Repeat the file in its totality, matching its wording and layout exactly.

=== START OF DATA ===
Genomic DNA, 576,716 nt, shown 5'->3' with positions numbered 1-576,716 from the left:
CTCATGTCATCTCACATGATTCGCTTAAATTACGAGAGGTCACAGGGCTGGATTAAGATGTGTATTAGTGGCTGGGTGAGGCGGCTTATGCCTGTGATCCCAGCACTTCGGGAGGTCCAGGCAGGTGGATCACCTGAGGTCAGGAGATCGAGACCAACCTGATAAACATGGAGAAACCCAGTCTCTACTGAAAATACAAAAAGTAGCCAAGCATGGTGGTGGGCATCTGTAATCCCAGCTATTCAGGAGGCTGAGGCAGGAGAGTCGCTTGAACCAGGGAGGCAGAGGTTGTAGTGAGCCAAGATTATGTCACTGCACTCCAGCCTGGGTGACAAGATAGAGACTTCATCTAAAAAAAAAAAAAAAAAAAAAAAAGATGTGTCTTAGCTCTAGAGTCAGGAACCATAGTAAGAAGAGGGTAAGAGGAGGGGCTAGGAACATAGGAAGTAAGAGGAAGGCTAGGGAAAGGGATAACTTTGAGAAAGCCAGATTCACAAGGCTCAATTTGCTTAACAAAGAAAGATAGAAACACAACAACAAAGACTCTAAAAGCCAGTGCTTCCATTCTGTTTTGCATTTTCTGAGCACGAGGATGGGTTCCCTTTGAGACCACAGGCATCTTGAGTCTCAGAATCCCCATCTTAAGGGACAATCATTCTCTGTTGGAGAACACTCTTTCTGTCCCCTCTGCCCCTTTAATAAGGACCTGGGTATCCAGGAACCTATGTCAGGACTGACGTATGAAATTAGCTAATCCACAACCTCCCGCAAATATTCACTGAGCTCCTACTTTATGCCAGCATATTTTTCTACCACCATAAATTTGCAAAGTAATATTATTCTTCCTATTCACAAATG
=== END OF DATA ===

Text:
Genomic DNA, 576,716 nt, shown 5'->3' with positions numbered 1-576,716 from the left:
CTCATGTCATCTCACATGATTCGCTTAAATTACGAGAGGTCACAGGGCTGGATTAAGATGTGTATTAGTGGCTGGGTGAGGCGGCTTATGCCTGTGATCCCAGCACTTCGGGAGGTCCAGGCAGGTGGATCACCTGAGGTCAGGAGATCGAGACCAACCTGATAAACATGGAGAAACCCAGTCTCTACTGAAAATACAAAAAGTAGCCAAGCATGGTGGTGGGCATCTGTAATCCCAGCTATTCAGGAGGCTGAGGCAGGAGAGTCGCTTGAACCAGGGAGGCAGAGGTTGTAGTGAGCCAAGATTATGTCACTGCACTCCAGCCTGGGTGACAAGATAGAGACTTCATCTAAAAAAAAAAAAAAAAAAAAAAAAGATGTGTCTTAGCTCTAGAGTCAGGAACCATAGTAAGAAGAGGGTAAGAGGAGGGGCTAGGAACATAGGAAGTAAGAGGAAGGCTAGGGAAAGGGATAACTTTGAGAAAGCCAGATTCACAAGGCTCAATTTGCTTAACAAAGAAAGATAGAAACACAACAACAAAGACTCTAAAAGCCAGTGCTTCCATTCTGTTTTGCATTTTCTGAGCACGAGGATGGGTTCCCTTTGAGACCACAGGCATCTTGAGTCTCAGAATCCCCATCTTAAGGGACAATCATTCTCTGTTGGAGAACACTCTTTCTGTCCCCTCTGCCCCTTTAATAAGGACCTGGGTATCCAGGAACCTATGTCAGGACTGACGTATGAAATTAGCTAATCCACAACCTCCCGCAAATATTCACTGAGCTCCTACTTTATGCCAGCATATTTTTCTACCACCATAAATTTGCAAAGTAATATTATTCTTCCTATTCACAAATG